Missed connections: N.L. eyes options in search for direct air routes to Europe

Newfoundland and Labrador has not had a direct transatlantic connection since 2019.

Premier and tourism minister pitched Aer Lingus on Dublin-St. John’s route

A plane is pictured in the air.
Newfoundland and Labrador government officials have met with Aer Lingus about the potential for a Dublin-to-St. John's direct flight. (Aer Lingus)

The Newfoundland and Labrador government is pursuing the potential of reconnecting air links with Europe, and hopes Irish ayes will have people here smiling — eventually.

Premier Andrew Furey and Tourism Minister Steve Crocker met with Aer Lingus's director of network planning in Ireland last September, to discuss prospects for a Dublin-to-St. John's route.

"Obviously the re-establishment of a European route is extremely important to us, re-establishment of a direct U.S. route is important to us, as is regional connectivity," Crocker told CBC News.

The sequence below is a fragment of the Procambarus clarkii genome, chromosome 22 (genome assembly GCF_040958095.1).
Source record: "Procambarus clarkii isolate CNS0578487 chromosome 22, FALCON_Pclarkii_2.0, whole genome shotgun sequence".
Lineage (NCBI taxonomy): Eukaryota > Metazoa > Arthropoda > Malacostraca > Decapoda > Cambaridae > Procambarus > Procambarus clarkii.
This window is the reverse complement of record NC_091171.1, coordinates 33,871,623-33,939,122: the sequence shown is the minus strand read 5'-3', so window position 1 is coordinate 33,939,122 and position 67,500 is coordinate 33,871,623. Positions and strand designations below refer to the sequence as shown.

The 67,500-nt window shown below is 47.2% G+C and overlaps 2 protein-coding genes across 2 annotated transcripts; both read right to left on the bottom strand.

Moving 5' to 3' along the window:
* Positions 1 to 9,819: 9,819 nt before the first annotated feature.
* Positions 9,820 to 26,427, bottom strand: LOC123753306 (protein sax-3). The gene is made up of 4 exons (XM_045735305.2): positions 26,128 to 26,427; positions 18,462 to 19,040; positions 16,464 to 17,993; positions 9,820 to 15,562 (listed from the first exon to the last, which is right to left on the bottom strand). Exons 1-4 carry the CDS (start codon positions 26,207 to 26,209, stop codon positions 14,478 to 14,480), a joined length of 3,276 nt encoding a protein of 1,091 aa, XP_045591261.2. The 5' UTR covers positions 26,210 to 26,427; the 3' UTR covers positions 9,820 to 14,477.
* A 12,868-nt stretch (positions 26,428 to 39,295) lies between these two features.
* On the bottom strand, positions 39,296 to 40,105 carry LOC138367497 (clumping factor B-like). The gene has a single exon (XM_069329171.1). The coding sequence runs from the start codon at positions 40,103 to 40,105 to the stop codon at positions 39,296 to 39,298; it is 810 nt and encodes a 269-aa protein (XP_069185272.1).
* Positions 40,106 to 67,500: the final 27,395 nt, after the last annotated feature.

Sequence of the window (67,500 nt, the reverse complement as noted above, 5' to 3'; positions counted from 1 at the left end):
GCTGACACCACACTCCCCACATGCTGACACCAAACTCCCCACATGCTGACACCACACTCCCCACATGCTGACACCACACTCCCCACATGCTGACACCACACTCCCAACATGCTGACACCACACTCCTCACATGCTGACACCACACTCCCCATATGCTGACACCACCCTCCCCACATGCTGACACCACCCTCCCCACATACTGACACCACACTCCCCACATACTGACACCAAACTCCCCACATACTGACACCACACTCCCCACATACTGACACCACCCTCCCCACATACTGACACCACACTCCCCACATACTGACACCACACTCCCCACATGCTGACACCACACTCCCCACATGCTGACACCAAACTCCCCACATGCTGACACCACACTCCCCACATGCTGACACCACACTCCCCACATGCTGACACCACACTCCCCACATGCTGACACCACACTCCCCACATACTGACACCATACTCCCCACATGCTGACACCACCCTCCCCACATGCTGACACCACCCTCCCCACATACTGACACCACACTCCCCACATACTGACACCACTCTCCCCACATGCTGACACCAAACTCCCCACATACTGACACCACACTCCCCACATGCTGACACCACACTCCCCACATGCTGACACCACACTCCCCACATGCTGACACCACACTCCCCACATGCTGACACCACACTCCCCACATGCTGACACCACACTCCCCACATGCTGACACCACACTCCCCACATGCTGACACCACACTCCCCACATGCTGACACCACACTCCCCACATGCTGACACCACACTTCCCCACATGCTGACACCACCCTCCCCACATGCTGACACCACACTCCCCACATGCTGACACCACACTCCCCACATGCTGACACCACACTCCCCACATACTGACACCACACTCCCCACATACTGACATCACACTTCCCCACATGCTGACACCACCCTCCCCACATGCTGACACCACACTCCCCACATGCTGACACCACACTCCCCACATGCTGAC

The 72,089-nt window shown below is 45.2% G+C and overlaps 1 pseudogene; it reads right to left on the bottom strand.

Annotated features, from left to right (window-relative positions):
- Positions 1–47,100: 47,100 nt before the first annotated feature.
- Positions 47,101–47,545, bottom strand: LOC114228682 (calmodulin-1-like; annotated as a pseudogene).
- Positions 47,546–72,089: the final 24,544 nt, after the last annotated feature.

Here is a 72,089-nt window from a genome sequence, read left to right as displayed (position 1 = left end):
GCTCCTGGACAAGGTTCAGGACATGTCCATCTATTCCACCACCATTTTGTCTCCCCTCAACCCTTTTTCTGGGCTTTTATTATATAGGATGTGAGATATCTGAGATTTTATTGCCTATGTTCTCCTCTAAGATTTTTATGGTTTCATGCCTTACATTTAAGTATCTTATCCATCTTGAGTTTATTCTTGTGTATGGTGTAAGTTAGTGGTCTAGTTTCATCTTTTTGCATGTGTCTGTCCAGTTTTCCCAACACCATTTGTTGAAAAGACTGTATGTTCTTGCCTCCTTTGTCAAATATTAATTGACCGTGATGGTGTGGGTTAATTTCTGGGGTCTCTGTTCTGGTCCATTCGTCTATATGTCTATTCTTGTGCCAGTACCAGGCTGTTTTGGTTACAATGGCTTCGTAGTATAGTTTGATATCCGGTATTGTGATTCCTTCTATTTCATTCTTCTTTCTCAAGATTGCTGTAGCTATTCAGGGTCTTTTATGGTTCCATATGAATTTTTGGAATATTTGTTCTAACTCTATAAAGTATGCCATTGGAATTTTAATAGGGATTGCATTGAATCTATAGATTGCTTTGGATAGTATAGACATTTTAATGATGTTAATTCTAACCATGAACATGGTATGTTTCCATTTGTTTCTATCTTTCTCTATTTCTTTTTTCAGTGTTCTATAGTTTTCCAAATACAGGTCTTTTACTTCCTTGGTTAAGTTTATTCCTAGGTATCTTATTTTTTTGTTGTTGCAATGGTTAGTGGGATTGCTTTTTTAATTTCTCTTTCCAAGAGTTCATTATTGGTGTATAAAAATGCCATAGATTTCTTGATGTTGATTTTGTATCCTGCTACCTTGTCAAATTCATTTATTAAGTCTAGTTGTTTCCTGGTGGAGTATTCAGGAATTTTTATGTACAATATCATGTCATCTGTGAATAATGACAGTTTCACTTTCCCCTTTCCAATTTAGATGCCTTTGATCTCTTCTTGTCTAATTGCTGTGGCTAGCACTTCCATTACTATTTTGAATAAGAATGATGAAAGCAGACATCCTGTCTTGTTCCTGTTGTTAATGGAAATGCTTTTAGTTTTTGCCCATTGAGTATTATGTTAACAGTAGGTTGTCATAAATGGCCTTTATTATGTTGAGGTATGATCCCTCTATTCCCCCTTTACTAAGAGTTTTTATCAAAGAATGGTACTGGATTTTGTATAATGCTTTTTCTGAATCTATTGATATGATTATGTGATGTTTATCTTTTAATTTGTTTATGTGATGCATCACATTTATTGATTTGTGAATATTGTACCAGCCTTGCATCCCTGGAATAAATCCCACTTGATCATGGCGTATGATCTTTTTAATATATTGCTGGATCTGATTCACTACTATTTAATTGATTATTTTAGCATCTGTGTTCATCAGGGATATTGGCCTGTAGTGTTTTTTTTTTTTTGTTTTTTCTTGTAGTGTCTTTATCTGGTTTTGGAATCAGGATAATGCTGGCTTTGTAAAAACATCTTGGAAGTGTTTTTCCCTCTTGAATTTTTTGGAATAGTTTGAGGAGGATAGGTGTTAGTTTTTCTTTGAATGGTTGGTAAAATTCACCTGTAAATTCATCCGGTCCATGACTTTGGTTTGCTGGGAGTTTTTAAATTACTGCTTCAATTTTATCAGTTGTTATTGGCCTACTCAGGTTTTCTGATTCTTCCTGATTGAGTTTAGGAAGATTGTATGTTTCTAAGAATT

The minister said the government has "an important role to play" but acknowledged that it's a tough time as the industry emerges from a COVID-19-related slump.

"The thing we hear consistently from airlines when we talk to them is they're trying themselves — as we are as a province — to get back to pre-pandemic numbers," he said. 

"Their first priority is to get back to their routes that they had pre-pandemic."

The province hasn't had a direct connection to Europe since 2019, when Air Canada suspended the St. John's-to-London Heathrow flight in the wake of safety concerns involving Boeing 737 Max 8 aircraft.

A man is pictured facing the camera with artwork in the background.
Newfoundland and Labrador Tourism Minister Steve Crocker says the government has 'an important role to play' in efforts to increase air access to the province. (Dan Arsenault/CBC)

Crocker also had a virtual call with the German leisure airline Condor in October. Condor has operated a seasonal direct connection from Frankfurt to Halifax and has flights to other Canadian cities.